Thursday, 27 October 2016

CEB ReImagineHR - Research on Performance Management and Reward




The CEB has been running another successful ReImagineHR conference in London, including some of their client case studies and also more of their excellent research.

I think some of the most powerful insights this year focus on performance management and reward.

Performance management:
  • Clearly needs to change - only 4% of HR leaders feel they are effective at accurately assessing employee performance
  • According to CEB, removing ratings isn’t the way to do it and in fact despite the hype around it less than half of HR leaders are interested in doing this.
  • Removing ratings reduces the amount of time managers spend on performance management together with the quality of their performance conversations and negatively impacts employee engagement.

I think the most important suggestion which I completely agree with is that HR leaders should make an informed decision about removing ratings considering both their organisation’s situation and how removing ratings will affect managers and employees.

I am personally very pleased that so many organisations are dropping reviews or ratings as it was never a process I appreciated as either appraiser or appraisee, but that’s beside the point. It really doesn’t matter whether it’s the trend or not - the only thing which matters is what is right for a particular business, and the employees who work in it.

Linked to this, it’s important to note there is never one perfect solutions - ratings helps do some things well and fails at others, no ratings does other things well but suffers different problems too. So I also agree with the CEB’s advice that when organisations do remove ratings they need to take    other appropriate actions to mitigate what may be the negative consequences.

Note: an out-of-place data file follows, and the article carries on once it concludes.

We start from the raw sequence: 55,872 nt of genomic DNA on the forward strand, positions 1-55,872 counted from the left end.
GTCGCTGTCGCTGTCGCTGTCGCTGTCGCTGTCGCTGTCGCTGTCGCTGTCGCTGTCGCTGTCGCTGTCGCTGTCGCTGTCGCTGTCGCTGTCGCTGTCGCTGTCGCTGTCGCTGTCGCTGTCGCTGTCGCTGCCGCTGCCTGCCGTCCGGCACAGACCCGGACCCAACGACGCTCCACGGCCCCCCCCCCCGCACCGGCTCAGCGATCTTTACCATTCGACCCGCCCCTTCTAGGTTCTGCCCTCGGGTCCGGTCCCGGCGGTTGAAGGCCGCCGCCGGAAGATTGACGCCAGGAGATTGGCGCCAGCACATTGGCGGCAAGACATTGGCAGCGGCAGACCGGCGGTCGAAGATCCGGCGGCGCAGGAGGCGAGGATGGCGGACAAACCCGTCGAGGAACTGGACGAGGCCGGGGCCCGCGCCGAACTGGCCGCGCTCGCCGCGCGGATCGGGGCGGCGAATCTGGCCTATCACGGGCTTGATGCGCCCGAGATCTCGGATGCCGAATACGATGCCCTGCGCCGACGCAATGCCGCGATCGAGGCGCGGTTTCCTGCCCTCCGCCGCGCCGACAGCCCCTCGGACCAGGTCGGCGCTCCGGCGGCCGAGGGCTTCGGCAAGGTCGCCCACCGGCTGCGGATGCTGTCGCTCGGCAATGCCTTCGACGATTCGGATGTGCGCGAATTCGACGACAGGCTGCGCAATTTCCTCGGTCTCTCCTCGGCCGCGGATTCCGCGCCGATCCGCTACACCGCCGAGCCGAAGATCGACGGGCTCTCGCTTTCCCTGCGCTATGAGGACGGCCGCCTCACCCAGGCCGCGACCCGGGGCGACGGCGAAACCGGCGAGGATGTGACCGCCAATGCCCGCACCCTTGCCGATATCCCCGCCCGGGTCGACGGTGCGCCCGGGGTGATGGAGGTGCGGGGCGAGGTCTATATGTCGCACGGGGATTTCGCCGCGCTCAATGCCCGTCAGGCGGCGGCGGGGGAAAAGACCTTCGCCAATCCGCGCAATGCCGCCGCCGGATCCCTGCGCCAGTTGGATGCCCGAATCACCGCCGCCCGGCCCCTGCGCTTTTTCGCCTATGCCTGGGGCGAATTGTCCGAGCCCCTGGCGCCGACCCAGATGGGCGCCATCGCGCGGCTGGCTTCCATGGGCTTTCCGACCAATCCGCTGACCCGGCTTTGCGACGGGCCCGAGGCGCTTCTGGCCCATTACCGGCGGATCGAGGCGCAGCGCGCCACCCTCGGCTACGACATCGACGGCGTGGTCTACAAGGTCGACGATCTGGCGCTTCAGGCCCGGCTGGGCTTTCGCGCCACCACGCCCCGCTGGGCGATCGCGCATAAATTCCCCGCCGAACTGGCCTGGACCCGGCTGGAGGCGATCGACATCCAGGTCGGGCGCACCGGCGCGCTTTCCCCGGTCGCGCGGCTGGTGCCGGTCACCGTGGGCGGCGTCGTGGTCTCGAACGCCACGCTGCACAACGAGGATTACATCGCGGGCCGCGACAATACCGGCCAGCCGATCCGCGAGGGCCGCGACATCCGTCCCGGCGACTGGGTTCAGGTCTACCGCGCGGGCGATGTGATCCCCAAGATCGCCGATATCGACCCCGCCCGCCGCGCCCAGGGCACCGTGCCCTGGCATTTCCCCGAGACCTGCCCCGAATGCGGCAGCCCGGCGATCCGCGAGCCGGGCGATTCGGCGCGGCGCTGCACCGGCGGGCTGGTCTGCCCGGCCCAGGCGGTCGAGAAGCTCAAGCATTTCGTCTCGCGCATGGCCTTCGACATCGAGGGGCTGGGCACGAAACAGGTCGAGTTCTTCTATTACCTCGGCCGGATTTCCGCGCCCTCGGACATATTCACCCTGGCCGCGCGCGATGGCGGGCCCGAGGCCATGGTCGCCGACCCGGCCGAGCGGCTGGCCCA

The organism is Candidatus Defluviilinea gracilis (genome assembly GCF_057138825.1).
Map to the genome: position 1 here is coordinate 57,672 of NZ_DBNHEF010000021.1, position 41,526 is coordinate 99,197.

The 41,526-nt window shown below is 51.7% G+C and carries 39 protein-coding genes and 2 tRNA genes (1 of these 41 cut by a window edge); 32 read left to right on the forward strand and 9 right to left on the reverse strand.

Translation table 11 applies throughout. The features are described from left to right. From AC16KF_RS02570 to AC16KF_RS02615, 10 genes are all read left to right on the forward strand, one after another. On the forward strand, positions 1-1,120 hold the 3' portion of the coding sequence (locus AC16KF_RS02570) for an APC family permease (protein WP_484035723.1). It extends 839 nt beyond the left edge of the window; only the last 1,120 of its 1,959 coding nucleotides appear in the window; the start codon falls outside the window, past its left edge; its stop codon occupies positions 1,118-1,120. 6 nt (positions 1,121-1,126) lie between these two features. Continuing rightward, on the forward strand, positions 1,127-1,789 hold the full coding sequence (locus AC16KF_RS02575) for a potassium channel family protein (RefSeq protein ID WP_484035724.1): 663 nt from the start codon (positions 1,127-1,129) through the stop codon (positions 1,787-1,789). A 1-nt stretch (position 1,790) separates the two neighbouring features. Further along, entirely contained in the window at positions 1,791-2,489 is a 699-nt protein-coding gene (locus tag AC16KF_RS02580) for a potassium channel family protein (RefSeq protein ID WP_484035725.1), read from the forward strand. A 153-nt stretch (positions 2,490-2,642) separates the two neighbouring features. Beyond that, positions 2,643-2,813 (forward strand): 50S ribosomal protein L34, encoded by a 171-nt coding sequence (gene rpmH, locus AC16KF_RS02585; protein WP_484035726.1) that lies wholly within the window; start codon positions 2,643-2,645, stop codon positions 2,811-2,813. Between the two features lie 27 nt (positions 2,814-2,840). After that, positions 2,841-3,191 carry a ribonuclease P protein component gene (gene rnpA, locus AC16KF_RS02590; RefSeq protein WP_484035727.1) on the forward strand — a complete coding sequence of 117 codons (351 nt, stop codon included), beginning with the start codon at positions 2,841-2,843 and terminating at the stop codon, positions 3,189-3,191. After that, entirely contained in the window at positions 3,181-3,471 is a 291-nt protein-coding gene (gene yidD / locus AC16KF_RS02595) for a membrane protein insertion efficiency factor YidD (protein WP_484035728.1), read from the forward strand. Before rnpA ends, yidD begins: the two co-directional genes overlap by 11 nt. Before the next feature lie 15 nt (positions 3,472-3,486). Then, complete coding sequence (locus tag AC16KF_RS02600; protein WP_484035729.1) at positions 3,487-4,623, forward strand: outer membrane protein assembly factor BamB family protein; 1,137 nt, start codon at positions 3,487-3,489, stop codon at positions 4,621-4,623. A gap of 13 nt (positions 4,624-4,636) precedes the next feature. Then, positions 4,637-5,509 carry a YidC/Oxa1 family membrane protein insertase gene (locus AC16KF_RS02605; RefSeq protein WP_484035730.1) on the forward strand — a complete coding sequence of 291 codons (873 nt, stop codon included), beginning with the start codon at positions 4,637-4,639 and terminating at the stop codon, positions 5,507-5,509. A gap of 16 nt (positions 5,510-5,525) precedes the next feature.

For example to ensure that employees still have a positive perception of pay differentiations, organisations should 1. guide managers to base pay decisions on simple criteria such as performance against role in order to identify employees who should receive the highest awards; and 2. help employees understand how their contributions and the organisational context have informed their pay decision in order to demonstrate how pay decisions were made fairly.

The CEB therefore suggest bigger and easier gains can be made by focusing on other changes in performance management, e.g.:
  • Provide Ongoing, Not Episodic, Performance Feedback
  • Make Performance Reviews Forward Looking, Not Backward Looking
  • Include Peer, Not Just Manager, Feedback in Evaluating Performance


Reward:

The other issue for many organisations is how they reward people appropriately without the crutch of performance ratings.

CEB research suggests this may not be a particularly significant issue as organisations would do better to give a few big pay increases for large differences in performance rather than lots of little increases for small differences.

I agree with this logic too though I worry about the impact of large differentials on the performance of CEB’s network contributors. That could be reduced by paying for different types of performance, for example improvements in, as well as exceptional levels of, performance.
 
But the key comes down, once again, to the power of conversations - enabling managers to use narratives rather than ratings to explain compensation decisions to employees, helping them understand the impact of their performance and contribution.


Another great set of privations and I look forward to next year’s conference.


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